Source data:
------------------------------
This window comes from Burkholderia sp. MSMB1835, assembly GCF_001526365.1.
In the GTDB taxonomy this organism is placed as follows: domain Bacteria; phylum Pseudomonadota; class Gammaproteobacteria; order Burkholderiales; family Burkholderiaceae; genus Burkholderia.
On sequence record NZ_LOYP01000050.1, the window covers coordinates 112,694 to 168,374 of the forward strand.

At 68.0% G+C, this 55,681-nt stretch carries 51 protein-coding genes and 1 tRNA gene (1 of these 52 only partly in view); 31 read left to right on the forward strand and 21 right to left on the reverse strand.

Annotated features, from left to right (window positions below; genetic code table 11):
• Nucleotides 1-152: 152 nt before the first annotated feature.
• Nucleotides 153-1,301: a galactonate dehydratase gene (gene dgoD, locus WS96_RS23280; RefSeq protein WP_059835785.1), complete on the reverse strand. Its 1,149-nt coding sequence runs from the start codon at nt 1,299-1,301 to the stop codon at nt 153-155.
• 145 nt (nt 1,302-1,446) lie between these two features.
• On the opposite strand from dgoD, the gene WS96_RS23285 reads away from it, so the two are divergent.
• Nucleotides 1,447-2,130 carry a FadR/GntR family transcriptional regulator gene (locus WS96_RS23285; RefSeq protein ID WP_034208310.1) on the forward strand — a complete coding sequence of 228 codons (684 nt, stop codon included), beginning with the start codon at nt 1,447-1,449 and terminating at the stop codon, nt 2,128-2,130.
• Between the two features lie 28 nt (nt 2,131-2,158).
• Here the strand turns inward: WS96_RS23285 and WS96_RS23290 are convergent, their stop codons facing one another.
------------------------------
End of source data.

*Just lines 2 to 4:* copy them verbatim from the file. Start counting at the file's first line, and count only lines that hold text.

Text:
In the GTDB taxonomy this organism is placed as follows: domain Bacteria; phylum Pseudomonadota; class Gammaproteobacteria; order Burkholderiales; family Burkholderiaceae; genus Burkholderia.
On sequence record NZ_LOYP01000050.1, the window covers coordinates 112,694 to 168,374 of the forward strand.

At 68.0% G+C, this 55,681-nt stretch carries 51 protein-coding genes and 1 tRNA gene (1 of these 52 only partly in view); 31 read left to right on the forward strand and 21 right to left on the reverse strand.